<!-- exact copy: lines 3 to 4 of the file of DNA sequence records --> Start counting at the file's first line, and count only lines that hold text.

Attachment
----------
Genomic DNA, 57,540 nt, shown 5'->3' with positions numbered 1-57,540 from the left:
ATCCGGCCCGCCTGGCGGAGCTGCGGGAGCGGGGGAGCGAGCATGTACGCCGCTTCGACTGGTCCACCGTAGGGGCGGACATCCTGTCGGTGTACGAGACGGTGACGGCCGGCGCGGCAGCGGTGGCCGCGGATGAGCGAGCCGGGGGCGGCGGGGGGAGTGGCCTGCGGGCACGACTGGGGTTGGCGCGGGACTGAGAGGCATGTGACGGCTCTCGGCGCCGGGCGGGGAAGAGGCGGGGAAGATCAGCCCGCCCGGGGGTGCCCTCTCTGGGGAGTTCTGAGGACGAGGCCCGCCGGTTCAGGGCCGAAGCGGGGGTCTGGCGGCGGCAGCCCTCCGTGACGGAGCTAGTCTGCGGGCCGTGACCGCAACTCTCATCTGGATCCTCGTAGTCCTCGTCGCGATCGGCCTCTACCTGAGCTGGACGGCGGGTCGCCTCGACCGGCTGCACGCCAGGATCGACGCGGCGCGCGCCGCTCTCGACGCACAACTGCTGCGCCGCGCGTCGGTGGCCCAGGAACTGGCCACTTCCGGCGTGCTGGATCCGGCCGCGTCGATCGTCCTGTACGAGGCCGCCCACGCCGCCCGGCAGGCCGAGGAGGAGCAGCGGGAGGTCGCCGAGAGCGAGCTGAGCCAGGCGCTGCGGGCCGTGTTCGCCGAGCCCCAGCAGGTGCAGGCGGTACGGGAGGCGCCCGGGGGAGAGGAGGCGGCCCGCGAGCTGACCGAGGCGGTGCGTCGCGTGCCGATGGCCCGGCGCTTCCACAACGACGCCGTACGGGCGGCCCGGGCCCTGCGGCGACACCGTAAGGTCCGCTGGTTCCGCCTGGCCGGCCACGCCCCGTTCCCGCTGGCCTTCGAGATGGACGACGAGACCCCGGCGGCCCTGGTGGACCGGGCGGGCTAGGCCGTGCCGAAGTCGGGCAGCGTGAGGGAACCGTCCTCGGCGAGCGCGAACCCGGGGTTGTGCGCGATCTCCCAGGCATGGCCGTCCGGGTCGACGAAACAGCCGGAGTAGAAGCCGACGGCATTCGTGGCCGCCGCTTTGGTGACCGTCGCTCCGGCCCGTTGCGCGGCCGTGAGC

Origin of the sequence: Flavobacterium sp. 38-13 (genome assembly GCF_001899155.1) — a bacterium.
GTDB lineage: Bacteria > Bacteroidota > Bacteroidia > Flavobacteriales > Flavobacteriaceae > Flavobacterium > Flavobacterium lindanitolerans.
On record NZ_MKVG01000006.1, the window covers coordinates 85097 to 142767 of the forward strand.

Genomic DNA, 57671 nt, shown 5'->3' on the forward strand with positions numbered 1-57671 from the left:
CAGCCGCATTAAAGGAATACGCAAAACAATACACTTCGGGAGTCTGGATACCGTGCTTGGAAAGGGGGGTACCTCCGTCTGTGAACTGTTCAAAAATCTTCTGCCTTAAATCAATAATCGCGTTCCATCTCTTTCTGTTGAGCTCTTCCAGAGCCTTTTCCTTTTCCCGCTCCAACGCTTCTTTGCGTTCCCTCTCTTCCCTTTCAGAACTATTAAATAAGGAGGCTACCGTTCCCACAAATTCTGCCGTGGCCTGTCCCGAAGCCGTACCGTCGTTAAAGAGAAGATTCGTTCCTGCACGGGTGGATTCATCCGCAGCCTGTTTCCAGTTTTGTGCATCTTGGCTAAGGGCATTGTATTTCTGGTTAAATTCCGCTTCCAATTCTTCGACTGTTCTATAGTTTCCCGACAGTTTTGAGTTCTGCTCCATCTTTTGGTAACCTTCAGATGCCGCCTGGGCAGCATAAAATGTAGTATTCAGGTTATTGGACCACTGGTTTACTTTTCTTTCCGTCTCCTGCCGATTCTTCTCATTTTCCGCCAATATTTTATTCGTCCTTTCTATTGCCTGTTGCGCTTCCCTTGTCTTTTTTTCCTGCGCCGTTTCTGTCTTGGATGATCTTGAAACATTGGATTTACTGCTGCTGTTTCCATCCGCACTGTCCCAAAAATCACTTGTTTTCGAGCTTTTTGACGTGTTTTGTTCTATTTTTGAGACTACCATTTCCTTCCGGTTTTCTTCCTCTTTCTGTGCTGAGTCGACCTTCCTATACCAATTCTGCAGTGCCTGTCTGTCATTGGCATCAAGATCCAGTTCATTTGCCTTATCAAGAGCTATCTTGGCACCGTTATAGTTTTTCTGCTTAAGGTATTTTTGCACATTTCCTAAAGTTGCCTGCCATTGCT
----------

Origin of the sequence: Flavobacterium sp. 38-13 (genome assembly GCF_001899155.1) — a bacterium.
GTDB lineage: Bacteria > Bacteroidota > Bacteroidia > Flavobacteriales > Flavobacteriaceae > Flavobacterium > Flavobacterium lindanitolerans.